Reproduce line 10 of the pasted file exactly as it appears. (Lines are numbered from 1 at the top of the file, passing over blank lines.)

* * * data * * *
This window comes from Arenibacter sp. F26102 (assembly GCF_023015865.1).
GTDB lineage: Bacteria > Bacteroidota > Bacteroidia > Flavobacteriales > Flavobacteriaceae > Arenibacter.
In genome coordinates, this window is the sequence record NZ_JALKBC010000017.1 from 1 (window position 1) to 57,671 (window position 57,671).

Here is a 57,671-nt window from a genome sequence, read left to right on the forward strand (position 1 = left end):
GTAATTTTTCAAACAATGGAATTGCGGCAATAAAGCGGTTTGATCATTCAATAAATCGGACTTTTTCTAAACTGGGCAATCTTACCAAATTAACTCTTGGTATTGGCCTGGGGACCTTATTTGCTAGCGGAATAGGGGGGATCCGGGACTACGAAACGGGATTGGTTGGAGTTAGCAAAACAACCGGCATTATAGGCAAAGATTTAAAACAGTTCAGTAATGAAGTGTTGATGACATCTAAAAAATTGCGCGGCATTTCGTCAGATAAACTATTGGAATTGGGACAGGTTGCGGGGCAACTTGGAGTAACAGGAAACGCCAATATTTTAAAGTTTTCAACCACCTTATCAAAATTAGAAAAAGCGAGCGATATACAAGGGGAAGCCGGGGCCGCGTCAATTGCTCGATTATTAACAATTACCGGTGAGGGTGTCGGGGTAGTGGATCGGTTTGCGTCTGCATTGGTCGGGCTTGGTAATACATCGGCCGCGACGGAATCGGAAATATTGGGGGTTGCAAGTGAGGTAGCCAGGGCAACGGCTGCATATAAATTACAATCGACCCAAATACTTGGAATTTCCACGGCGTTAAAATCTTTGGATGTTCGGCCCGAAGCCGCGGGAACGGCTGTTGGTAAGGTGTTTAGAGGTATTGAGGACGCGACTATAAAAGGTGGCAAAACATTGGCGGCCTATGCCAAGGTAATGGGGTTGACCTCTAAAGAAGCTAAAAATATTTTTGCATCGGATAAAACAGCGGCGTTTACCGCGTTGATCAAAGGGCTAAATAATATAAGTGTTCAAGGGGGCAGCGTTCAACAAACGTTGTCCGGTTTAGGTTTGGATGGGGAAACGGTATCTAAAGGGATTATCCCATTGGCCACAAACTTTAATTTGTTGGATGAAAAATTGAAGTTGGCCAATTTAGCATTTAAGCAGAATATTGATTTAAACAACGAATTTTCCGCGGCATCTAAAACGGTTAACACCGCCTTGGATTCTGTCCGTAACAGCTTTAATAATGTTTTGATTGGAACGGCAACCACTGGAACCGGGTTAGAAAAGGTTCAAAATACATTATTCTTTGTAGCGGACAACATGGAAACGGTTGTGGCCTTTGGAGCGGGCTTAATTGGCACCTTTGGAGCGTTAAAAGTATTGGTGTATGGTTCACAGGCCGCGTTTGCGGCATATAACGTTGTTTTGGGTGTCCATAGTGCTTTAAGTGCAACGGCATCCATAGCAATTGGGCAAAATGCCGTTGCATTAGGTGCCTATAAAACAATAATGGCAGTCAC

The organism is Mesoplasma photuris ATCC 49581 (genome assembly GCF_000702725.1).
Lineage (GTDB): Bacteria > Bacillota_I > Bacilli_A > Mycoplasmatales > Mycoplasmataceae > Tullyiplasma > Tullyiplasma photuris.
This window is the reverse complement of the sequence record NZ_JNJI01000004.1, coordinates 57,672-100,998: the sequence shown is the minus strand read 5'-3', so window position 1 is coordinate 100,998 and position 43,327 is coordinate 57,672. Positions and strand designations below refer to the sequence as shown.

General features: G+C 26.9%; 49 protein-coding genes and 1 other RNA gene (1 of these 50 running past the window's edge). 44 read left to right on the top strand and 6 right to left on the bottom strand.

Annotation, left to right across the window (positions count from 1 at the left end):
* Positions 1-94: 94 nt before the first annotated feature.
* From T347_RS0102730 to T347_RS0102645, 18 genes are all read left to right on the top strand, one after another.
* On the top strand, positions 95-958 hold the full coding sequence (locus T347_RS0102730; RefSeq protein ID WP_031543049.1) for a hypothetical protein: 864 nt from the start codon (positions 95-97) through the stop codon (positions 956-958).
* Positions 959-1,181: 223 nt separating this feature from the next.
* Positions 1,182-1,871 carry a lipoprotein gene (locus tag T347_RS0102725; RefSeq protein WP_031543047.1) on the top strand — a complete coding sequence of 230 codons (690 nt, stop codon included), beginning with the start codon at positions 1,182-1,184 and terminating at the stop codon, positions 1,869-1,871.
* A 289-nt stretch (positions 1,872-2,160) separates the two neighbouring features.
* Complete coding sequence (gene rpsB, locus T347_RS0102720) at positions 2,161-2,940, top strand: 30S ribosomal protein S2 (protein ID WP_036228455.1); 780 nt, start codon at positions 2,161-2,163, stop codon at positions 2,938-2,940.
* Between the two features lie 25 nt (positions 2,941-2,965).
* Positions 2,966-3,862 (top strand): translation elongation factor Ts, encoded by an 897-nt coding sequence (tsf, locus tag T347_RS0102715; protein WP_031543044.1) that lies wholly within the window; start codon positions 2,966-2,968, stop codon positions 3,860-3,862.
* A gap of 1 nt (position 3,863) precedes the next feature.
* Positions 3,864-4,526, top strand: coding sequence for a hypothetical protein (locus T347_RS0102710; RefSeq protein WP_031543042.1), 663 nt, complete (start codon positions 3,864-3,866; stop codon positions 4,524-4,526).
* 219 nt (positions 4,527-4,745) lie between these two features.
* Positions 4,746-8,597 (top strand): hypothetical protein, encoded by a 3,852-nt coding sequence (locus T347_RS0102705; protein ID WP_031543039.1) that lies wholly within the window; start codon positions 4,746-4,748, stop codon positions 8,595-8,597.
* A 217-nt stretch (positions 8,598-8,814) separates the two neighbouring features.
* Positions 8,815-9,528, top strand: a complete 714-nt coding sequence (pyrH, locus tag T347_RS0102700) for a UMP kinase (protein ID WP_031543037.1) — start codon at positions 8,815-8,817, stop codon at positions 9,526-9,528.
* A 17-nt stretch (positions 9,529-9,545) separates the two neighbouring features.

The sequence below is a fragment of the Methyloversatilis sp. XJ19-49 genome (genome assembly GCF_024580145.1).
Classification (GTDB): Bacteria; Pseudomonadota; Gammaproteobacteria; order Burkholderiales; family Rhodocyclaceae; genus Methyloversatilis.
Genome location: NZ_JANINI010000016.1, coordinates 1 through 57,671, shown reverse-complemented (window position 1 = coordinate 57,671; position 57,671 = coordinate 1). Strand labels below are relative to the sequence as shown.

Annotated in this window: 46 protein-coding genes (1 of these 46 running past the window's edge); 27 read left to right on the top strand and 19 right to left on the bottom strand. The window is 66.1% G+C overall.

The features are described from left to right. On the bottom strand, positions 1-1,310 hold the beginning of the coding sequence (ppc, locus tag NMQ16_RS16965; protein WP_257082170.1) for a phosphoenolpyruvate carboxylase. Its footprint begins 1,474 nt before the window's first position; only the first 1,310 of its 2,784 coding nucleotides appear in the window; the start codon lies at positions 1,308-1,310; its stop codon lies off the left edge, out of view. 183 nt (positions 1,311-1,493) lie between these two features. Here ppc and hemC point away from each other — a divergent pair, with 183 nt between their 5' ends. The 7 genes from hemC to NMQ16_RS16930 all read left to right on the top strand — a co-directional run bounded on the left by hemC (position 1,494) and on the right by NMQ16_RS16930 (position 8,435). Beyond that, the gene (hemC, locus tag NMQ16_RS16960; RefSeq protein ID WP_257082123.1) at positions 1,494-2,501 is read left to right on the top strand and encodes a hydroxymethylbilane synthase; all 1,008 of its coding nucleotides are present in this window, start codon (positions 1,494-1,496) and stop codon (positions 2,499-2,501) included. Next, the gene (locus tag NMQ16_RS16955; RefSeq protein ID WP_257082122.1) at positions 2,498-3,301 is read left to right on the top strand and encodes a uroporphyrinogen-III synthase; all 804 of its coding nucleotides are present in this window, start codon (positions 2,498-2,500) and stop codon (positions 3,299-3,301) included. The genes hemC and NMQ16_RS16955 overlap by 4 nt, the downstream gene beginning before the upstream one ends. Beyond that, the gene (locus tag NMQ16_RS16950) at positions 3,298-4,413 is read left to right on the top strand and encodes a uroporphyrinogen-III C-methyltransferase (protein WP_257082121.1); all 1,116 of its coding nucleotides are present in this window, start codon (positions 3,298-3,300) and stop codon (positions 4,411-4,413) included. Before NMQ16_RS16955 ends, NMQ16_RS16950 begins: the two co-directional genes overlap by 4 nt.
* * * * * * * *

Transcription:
Annotation, left to right across the window (positions count from 1 at the left end):